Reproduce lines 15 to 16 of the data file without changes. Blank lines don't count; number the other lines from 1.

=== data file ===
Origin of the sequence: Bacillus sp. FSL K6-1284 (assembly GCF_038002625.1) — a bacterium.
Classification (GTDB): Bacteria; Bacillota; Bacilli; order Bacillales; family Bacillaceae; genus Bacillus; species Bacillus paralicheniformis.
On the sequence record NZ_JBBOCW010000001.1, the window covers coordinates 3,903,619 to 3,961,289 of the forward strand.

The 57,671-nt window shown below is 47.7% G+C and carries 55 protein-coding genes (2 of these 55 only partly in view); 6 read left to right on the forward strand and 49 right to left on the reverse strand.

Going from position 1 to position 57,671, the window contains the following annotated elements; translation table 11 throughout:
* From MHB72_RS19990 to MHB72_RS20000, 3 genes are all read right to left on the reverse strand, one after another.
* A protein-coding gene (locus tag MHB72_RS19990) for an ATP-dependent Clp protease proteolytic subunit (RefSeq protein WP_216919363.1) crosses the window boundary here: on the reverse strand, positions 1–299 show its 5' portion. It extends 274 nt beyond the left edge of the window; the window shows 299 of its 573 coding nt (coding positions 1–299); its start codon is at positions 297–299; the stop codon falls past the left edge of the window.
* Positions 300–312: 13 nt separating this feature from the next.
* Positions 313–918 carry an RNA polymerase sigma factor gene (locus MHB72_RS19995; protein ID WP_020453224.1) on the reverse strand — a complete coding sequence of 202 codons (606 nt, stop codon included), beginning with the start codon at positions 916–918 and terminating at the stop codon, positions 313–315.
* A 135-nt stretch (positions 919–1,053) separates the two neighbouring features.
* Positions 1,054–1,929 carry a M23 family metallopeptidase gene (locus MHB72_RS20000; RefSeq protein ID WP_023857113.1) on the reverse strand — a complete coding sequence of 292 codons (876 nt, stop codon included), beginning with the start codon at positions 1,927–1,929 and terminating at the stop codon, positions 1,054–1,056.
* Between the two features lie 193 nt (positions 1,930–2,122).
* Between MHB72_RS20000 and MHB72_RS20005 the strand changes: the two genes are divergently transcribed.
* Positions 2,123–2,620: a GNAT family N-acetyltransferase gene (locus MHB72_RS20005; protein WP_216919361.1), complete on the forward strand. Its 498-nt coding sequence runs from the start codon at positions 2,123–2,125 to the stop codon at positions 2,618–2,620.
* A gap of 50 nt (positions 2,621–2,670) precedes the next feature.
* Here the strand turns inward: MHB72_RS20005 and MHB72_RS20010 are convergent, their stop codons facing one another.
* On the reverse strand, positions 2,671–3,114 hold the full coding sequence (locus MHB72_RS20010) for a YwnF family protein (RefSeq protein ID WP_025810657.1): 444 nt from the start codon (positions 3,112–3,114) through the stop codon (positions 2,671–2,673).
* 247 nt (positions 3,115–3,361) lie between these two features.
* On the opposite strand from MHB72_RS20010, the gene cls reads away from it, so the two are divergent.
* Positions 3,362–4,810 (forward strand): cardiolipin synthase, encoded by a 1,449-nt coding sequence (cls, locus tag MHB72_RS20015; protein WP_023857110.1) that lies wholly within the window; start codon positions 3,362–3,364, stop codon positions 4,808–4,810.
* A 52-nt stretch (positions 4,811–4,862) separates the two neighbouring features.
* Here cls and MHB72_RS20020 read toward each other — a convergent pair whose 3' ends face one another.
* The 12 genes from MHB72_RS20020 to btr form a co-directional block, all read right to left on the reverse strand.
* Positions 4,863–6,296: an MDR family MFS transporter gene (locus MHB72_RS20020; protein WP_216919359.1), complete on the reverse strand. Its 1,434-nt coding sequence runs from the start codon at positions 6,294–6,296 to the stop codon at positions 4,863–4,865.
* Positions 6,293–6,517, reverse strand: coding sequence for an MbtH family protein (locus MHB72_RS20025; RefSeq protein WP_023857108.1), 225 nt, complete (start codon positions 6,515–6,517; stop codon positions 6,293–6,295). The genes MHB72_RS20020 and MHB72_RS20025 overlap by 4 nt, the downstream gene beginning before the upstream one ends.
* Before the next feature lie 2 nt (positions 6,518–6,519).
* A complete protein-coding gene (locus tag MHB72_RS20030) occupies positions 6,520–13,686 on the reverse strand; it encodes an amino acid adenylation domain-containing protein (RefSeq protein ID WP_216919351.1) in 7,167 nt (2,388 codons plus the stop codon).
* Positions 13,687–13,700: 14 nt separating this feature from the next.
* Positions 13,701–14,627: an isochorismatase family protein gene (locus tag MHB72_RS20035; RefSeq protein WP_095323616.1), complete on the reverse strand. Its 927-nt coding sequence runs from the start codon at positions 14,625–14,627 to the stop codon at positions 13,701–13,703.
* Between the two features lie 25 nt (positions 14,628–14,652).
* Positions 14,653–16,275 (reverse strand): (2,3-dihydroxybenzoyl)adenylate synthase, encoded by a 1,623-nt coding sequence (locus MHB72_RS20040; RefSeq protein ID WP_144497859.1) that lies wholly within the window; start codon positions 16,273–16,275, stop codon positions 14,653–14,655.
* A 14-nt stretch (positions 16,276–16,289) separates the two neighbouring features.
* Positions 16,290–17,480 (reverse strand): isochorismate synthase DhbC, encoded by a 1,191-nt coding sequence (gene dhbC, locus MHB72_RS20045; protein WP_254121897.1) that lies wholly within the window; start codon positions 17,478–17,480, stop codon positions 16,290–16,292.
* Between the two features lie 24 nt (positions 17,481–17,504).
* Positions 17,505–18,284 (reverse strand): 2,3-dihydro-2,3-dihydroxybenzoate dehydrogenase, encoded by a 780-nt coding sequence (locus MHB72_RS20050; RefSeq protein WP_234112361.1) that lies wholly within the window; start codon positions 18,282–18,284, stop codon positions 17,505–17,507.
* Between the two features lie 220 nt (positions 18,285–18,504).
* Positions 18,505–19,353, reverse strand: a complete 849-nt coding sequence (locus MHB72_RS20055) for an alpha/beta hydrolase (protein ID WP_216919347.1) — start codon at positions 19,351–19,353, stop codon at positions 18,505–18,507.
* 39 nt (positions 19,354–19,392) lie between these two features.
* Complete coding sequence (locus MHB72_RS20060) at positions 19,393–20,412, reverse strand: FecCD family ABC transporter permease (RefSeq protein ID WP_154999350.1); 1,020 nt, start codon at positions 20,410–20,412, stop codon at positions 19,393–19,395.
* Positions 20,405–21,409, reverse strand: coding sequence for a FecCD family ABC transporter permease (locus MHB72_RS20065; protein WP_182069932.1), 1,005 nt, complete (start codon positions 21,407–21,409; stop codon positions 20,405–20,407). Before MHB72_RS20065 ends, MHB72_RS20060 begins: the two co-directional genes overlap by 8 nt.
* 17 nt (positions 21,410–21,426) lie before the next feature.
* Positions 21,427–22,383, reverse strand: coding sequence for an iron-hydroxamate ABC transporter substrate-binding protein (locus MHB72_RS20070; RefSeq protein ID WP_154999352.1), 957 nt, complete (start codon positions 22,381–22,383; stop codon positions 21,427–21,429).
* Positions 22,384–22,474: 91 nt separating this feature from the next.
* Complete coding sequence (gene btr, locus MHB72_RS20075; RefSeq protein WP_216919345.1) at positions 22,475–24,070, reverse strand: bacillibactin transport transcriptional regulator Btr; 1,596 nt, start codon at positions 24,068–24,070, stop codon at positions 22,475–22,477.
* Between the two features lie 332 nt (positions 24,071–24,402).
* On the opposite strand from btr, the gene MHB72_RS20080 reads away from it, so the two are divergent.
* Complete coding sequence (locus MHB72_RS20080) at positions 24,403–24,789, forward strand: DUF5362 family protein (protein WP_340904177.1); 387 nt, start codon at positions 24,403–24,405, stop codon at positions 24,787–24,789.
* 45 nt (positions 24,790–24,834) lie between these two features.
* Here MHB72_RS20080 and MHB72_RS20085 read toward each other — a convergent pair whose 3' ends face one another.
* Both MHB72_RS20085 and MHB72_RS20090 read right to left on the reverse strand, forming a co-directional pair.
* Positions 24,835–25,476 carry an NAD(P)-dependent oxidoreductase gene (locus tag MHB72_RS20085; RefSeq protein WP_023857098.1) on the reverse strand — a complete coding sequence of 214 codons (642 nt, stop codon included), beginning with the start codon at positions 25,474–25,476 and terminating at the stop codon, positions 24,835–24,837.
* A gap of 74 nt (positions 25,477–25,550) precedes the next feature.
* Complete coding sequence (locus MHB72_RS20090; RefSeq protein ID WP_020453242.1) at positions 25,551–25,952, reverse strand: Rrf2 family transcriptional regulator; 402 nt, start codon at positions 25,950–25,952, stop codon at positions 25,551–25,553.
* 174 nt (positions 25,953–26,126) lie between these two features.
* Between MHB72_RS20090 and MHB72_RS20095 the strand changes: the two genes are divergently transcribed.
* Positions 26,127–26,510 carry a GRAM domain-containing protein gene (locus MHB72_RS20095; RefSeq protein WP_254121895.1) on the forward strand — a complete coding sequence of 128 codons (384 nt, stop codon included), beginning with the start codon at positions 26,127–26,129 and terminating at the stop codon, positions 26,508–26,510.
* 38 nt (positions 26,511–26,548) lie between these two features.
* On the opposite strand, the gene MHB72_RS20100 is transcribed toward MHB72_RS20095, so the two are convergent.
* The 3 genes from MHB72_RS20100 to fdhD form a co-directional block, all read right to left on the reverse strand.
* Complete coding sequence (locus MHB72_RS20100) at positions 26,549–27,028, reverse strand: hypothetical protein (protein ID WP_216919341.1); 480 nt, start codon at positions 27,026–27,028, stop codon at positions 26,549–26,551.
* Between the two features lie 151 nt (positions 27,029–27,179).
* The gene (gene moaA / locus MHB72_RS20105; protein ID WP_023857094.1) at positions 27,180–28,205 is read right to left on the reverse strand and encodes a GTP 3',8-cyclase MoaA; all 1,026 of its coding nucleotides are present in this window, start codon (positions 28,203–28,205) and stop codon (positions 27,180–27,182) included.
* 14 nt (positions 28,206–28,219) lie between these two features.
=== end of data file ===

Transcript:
* A gap of 50 nt (positions 2,621–2,670) precedes the next feature.
* Here the strand turns inward: MHB72_RS20005 and MHB72_RS20010 are convergent, their stop codons facing one another.